dependent upon how well I was analytically and mathematically."
For the successful, the payoff–six figure salaries, large financial budgets, corporate perks, and the power to make critical company decisions–is hefty. And so is the pressure. In today’s climate of mergers and acquisitions, understanding the politics of performance is vital for career survival.
"Senior level executives are more vulnerable, particularly now," says Sharon Hall, managing director and partner in the Atlanta offices of Spencer Stuart, an executive search firm. "For one, they are more visible. They also take up huge compensation, so if a company is looking to slash budgets, that might be a good place to start [while] retaining the people who are closer to the work. And [senior executives] are easy scapegoats when stockholders and board members are looking for answers. They accept those conditions, however, when they accept the position."
According to Hall, there are five critical factors in acquiring and maintaining a vice presidential position in a corporate company:
1. BE SOLIDLY GROUNDED.
Three components contribute to the makeup of a solid candidate for vice president, senior vice president, and beyond.
Do outstanding work. "You have to deliver outstanding work that is consistently above what’s expected," says Hall. It’s important to developing a reputation, believes Jonathon Jefferson, a vice president at the Atlanta offices of A.T. Kearney, a global management consulting company. Jefferson’s concentration is telecommunications and communications companies in the eastern United States. "You have to be a person who can be counted on," he remarks. "What are you known for? What is your specialty? If someone says, `Jonathon,’ and they didn’t first think problem solver, a planner, or a bottom-line-results type of guy, then I wouldn’t be where I am right now."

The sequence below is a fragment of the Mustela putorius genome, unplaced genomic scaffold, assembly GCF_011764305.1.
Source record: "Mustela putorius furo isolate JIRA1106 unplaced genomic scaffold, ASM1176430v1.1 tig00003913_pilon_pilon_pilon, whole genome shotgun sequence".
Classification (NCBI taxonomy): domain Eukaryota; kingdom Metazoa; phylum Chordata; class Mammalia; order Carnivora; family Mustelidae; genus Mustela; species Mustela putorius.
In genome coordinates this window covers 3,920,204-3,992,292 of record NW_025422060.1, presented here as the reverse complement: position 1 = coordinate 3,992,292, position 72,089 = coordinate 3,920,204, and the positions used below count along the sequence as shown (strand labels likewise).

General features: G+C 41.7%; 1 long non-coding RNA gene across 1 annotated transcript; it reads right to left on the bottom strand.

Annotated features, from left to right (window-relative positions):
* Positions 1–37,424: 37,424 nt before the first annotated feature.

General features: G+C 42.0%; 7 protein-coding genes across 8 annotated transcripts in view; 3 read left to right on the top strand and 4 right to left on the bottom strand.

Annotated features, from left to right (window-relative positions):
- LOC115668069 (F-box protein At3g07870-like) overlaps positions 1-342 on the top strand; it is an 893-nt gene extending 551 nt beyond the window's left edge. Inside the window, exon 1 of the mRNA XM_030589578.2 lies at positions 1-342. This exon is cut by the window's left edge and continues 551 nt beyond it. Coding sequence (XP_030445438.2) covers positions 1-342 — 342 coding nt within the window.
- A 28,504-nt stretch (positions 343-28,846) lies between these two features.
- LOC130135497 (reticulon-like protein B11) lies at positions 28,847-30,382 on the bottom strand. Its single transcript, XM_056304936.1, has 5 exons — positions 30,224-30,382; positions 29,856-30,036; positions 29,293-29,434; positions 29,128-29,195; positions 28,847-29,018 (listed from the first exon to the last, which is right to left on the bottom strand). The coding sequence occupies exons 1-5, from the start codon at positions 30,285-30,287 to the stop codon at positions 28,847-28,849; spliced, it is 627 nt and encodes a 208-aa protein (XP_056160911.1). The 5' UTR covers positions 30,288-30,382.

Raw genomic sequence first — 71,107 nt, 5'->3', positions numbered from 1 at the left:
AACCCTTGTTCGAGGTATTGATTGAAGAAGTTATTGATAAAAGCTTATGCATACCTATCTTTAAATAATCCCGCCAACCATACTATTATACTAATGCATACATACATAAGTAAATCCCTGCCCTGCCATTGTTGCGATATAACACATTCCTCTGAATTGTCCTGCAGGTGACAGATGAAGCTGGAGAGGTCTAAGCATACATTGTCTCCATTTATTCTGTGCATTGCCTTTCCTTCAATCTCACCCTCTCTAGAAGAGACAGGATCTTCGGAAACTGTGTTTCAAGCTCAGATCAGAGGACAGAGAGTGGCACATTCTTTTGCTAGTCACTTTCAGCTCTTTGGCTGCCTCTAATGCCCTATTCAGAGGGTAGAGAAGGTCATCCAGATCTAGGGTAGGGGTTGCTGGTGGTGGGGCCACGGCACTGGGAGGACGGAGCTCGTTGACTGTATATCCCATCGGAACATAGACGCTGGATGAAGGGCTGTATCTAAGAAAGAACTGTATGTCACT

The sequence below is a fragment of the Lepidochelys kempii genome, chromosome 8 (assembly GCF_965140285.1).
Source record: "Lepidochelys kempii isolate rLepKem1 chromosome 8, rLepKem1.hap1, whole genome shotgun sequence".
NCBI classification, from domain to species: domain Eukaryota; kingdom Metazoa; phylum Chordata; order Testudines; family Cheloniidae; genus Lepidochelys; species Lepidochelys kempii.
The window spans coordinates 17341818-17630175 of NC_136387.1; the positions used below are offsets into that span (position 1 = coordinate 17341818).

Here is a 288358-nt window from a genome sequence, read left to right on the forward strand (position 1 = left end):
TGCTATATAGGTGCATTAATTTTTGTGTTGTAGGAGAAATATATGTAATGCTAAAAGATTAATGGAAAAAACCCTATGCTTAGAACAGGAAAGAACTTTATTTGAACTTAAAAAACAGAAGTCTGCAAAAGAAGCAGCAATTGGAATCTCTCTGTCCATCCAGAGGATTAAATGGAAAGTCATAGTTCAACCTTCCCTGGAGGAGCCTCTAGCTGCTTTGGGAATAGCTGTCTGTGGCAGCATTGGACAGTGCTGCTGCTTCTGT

Make a strong culture fit. "Plenty of people are smart, but they may be rough around the edges," says Hall. Vice presidents are expected to be polished and effective managers. "[They] are officers of the company," she explains. "They can sign off on budgets and contracts that legally bind the company. That can be a vulnerable position for a company. The officer ranks are longstanding clubs, and executives at the top level want to know that this person is one of us."
Get in line with the company’s key strategies. If the company is in a cost-cutting mode, your group should not be bleeding at the bottom line. If the company wants to upgrade and your group is struggling at the current pace, that’s a problem.
2. HAVE A MENTOR WHO IS AN ADVOCATE.
"It has to be someone with power and influence," stresses Hall. "Because, at the end of the day, you always have more people in the pool than you have slots. You need someone who can and will take a stand against ambiguity when discussing candidates–and there will be ambiguity." Finding a mentor was Davis’ first priority when he joined J.P. Morgan Chase & Co. in 1992. "I sought out the most senior black person I knew in that